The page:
Top Mount Latest change 2017-09-03
The Top Mount is the structure on which the wire is fixed,
where the magnet and the Hall sensors sit and where some adjustments
can be done.
The top mount must be fixed very ridgidly to the structure of the building.
The Top plate allows vertical fine-adjusting the assembly below it in
East-West and in North-South direction, and it can be rotated to point
North. See Adjustments.
The second plate carries the Proxxon Clamp which holds the wire. You may sharply bend the wire above it to prevent slipping out.
Then we have the PCB with the Hall sensors.
The bottom plate keeps things together and has a hole in which the blue collar fits tightly for a calibration purpose.
Threaded rods and nuts are brass.
Fig 3. Magnet carrier.
black part is the magnet, harvested from a defect loudspeaker. But nice
magnets are for sale in many metal shops. Find one with a through hole,
do not try to drill a hole in a magnet yourself, it is almost
The blue collar fits tightly in the hole of the lower plate for
calibration purposes. Normally it sits low so that it does not touch
Fig 4. Ridgid Mount.
This is one of the ways to mount your pendulum ridgidly to a structure in the
building. It allows rotation in the horizontal plane to precisely
adjust it in the North - South direction. Fine adjustment of verticality is done
with the nuts on the upper plate. See Adjustments.
The cable clamp is made from a piece of M10 threaded rod and spare parts for a Proxxon PCB drilling machine. .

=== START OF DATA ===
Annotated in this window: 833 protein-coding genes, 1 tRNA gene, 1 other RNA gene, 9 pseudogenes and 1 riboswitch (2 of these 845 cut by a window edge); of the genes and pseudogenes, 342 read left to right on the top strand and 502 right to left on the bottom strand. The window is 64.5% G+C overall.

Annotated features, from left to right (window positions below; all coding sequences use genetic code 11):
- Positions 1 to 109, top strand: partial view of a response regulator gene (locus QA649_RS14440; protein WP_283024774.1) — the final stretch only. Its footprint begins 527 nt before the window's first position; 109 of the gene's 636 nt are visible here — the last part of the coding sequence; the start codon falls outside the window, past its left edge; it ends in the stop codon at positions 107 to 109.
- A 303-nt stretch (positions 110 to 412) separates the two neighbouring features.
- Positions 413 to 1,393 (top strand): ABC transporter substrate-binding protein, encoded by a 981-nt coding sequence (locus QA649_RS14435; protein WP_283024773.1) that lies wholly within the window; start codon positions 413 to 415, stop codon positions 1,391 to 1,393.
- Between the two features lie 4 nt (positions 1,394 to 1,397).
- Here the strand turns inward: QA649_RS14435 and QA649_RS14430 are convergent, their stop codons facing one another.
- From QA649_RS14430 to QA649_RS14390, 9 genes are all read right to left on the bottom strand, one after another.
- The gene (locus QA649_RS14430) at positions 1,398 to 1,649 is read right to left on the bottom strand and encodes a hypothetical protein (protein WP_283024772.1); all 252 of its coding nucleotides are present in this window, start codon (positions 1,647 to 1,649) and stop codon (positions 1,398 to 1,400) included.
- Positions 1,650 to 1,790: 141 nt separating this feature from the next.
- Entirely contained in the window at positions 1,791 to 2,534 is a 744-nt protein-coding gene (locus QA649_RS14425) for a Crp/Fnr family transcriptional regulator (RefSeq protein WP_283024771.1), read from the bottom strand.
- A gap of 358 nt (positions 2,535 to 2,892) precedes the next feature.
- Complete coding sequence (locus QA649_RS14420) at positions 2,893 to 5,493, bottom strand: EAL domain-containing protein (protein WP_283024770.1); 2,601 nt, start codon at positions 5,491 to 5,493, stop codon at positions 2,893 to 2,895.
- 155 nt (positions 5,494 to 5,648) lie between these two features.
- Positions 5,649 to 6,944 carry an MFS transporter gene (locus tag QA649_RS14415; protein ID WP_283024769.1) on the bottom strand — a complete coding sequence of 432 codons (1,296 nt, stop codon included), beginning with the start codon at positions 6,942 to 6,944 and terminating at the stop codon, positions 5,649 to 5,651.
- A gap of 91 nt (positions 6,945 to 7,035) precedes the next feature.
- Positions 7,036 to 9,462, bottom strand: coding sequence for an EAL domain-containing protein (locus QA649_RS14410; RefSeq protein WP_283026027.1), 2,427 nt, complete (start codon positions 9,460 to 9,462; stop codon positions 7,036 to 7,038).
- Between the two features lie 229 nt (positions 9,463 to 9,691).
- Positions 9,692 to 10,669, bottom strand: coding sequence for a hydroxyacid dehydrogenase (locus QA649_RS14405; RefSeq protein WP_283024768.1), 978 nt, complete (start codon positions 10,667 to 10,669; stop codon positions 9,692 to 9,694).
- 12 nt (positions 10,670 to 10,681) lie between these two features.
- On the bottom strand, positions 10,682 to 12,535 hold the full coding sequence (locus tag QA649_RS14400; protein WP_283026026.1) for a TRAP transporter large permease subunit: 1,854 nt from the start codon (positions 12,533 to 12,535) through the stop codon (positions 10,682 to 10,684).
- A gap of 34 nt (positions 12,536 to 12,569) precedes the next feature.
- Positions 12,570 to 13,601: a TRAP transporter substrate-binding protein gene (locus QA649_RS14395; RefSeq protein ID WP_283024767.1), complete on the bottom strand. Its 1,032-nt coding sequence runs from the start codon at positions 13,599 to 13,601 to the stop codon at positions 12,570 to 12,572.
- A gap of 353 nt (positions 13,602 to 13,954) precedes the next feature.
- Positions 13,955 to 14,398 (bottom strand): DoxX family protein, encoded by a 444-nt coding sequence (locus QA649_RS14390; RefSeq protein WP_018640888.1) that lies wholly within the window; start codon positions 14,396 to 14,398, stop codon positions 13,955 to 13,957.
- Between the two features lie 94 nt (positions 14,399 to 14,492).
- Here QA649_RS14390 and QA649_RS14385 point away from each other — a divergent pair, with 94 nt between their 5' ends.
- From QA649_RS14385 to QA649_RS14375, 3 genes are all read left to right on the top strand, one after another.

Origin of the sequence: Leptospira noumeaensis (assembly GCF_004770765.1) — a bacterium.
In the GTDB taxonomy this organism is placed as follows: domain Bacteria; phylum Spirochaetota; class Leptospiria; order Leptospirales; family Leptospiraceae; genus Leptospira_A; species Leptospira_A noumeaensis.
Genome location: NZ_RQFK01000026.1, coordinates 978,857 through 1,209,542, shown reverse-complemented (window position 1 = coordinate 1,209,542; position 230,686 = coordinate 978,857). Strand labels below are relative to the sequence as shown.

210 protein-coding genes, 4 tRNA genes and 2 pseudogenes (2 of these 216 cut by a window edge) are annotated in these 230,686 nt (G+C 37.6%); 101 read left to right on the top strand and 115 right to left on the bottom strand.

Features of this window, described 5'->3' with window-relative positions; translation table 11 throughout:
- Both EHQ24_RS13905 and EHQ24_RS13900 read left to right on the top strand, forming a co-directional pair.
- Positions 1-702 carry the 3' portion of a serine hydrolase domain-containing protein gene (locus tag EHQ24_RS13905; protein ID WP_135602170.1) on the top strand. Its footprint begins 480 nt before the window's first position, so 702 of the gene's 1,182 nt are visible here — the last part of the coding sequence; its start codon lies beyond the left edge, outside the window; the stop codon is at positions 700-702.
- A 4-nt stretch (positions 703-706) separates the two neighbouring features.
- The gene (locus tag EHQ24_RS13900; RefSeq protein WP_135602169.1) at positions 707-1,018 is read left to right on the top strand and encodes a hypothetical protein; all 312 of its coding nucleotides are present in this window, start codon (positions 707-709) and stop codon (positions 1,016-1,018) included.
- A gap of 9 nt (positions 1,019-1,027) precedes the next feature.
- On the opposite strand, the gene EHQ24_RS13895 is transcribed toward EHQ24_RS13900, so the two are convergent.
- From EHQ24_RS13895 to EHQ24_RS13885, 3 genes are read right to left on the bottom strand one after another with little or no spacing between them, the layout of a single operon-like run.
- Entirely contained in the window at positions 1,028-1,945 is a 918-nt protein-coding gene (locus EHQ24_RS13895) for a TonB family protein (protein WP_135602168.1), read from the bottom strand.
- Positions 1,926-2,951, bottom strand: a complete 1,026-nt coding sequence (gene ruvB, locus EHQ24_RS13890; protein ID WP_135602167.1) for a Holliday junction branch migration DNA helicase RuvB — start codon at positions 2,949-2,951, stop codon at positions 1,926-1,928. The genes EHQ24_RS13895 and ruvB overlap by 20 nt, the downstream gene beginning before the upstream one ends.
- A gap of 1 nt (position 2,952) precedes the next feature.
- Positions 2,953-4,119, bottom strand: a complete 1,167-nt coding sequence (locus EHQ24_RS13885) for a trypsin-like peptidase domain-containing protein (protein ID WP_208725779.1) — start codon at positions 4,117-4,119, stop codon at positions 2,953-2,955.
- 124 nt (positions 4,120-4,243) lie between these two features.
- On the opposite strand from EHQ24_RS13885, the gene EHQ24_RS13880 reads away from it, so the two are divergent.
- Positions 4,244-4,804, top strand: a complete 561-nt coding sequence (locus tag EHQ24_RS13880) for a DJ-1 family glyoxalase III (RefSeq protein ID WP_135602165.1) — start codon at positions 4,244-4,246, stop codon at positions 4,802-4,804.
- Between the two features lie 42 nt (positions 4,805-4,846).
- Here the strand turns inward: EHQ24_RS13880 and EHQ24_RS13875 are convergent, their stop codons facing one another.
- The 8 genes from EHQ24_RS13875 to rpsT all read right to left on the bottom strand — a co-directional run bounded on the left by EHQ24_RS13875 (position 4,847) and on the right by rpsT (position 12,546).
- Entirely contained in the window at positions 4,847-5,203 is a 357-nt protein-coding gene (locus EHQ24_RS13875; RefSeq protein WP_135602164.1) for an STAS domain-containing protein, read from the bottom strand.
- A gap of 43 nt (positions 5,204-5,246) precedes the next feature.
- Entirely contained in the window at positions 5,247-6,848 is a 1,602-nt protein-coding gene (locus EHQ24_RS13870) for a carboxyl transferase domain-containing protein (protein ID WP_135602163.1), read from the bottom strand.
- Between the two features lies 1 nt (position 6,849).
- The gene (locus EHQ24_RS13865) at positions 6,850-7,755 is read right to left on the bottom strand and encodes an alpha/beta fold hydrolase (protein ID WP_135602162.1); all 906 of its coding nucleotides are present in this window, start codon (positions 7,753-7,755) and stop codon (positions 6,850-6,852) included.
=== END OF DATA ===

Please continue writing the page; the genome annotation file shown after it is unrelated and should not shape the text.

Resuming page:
Fig 5. Drawing Fig 6. Proxxon Mount.
The proxxon cap has threading M8x0.75, which is not standard. I was able to cut the threading with my lathe.
Fig 7. Magnet mount.
Fig 8. Magnet Clamp.
Also see fig 3.
The wire is clamped on both ends of an aluminium tube of 6mm outer
diameter with brass nose pieces and modified M6 bolts sitting in a long
M6 coupling nut. The aluminium tube is threaded M6 on both ends.
The manufacturing of the noses is not evident, so I give the order of working on the lathe.
Fig 9. Drawing of nose Fig 10. Order of working.
1/ Start with a brass rod of 6 mm diameter and flatten the face.
2/ Drill a very shallow centerpit with a centerdrill.
3/ Drill the hole of (in my case) 1mm diam.
4/ Taper the end.
5/ Cut it off slightly longer than required with a handsaw.
6/ Flatten the other face.
7/ Bring to the required diameter to fit tightly into the aluminium tube.
8/ Center, and drill the larger hole.
9/ Cut M6 threading on it.
10/ Cut the slit in the nose.
For 6, 7, 8 the piece has to be clamped in the lathe with the nose
pointing inwards. for 9 and 10 it has to be clamped on the diameter which
fits into the aluminium rod.
Slit cutting with a 0.5 mm thick circular saw. Image from the USB microscope.
Do not use a diamond saw, it wil produce a much wider slit.
Fig 12. Slit cutting setup
The 0.5 mm thick saw was mounted on the Proxxon machine, clamped to the lathe support.
To accurately position the saw I used a USB microscope looking downward.
The Hall PCB contains the 4 Hall sensors and a temperature sensor.
Fig 13. Schema of the Hall PCB.
The position of the Hall sensors is quite
critical. The temperature sensor appears to have non-magnetic wires. I
managed to find non magnetic capacitors too. You might know that many
electronic components have ferromagnetic wires. In the vicinity of the
magnet and the sensors it is probably wise to avoid that.
I did not use a RJ45 connector here, I just soldered the cable to the board. Do have a good tensile relief.
Top side of the board.
Fig 15. Bottom side with hand wiring.